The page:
Li o livro semana passada e de fato é sensacional o nível psicológico das personagens.Dench ao meu ver tem um trabalho digamos mais fácil,já q sua personagem é quem realiza as tais anotações,sendo mais "na cara" para a atriz e seus realizadores traçarem um perfil para a Barbara,já Blanchett ficará com os momentos mais tensos do longa(a personagem da atriz apanha muito06) e terá uma dificuldade maior de criar sua Sheba,como a personagem é apresentada ao público pelo ponto de vista que Barbara tem dela,fica na dúvida se algumas das motivações de Sheba são exageros de Barbara ou são de fato aquelas.Renderá ótimos momentos...E a trilha de Glass combina tanto com esse trabalho,principalmente logo no fim da história quando o nível de tensão aumenta(só me lembro de As Horas).

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Richard Eyre on how to direct a Scandal...



"It's an odd thing, because on the whole we don't get to observe other people having sex"



02 Feb 2007 3:25pm







When you first got approached, what attracted you to it? The book? Marber? Judi Dench?

I think it was a combination of all those things and also Cate was

in the picture, plus the fact that, with Scott Rudin, films get made.

And this may sound an extraordinarily banal to say, but there are very

few producers who have projects and can get them made. If I hadn't been

interested before, the fact that the project could actually be achieved

is in itself very attractive. But, of course, the component elements

were irresistible.

It was Scott's idea to cast Judi Dench as Barbara. Did you agree?

No, because I thought when he initially mentioned it to me, we had

just done Iris, Scott was one of the producers of Iris. So he was

thinking, "Wouldn't it be great to find another project for Judi

Dench?" And it struck him and me when I first read the novel that she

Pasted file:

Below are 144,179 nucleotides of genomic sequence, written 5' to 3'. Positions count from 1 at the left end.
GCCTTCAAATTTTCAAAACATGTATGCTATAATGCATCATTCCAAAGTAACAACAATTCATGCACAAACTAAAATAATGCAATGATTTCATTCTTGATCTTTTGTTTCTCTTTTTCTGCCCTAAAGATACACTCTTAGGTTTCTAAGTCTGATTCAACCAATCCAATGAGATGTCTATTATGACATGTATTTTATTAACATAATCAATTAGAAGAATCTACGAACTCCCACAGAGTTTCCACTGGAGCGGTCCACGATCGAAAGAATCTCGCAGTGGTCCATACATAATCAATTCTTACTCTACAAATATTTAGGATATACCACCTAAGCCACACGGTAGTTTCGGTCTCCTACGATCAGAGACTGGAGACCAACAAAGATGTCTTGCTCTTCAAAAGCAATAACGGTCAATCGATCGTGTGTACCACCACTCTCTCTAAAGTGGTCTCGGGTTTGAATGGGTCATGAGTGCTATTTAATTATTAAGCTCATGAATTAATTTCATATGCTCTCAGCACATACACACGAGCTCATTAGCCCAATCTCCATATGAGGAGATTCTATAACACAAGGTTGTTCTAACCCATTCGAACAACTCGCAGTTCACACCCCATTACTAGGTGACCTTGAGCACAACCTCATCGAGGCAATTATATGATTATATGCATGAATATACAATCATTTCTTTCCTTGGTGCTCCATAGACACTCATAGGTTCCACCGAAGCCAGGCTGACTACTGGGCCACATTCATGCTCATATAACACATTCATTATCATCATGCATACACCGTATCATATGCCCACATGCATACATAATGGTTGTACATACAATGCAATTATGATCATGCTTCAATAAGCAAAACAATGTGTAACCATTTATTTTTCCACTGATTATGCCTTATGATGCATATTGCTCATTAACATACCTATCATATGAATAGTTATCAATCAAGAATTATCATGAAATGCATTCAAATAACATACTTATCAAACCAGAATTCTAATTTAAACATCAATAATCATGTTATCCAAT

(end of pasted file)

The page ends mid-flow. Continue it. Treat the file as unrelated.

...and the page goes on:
would be wonderful in the part.

So you'd thought of her as well?

I thought this might make a good film, but hadn't done anything about it.

Are you close to Judi outside of work?

I've known her for 30-odd years, so yes, we've been friends for a long time.

What did she say when you approached her?

She had read the novel and really, really liked the novel. She's

always been attracted to doing things which people think she can't pull

off. So if you say to Judi, "Here's a part for you but you're not

really right for it," immediately she thinks, "Oh, this is something

I've got to do!" Not that I did say that to her. But she tends to play

people who are mostly good-hearted. She's a quite spectacularly

generous, decent person, who radiates goodness; she's widely regarded

as a secular saint, and rightly so!

And she's just wonderful company; a good, funny person. So it's an

attractive idea to have her playing the complete opposite of everything

that she is, someone who is malign and small hearted and mean spirited

and desperate and obsessive. And I think for any actor it's a

challenge. It's wonderful to be asked to play things that, on the face

of it, seem improbable. And also she's got practically no vanity at

all. She has a great deal of respect for her own talent. It takes a

curious and rare form of lack of vanity to appear like that in a film.

Dyed, reddish hair, shocking wig, fairly unflattering clothes, and

somehow make that, not in any sense a sort of, "Look what I'm doing,

I'm being that slightly Oscar-seeking… I'm playing somebody who is

ugly, how brave!" but simply doing it because it's the truth of the


She shrinks into this very small, bitter, shrewish woman.

She's not the person you'd think of playing a role like that - I

thought of Helen Mirren when I read about it. What about Cate

Blanchett? Was she attached early on?

Just about… she'd been approached, if not confirmed.

Did you think about anyone from the Iris cast, like Kate Winslet?

I didn't, actually. I think Kate was probably too young. Have you

seen Little Children? Wonderful film. No, I didn't think of Kate, not

least because she wasn't free! We all thought that if we could get Cate

she was the world's best casting.

What about the kid? Andrew Simpson. What were you looking for in him?

We cast the net very wide. I guess we were naively thinking that the

James Dean of North London would emerge! We thought we'd see two or

three hundred boys and this boy would walk in and we'd think, there he

is! Gary Oldman, Tim Roth! And we didn't. We didn't find him. We saw

hundreds of boys. Screen tested a lot.

It became clearer and clearer that there's a huge difference between

a 16-year-old and an 18-year-old and that the 18-year-olds couldn't

really fake it. We so wanted a boy who appeared plausible as a

15-year-old, otherwise you could so easily slip into a Desperate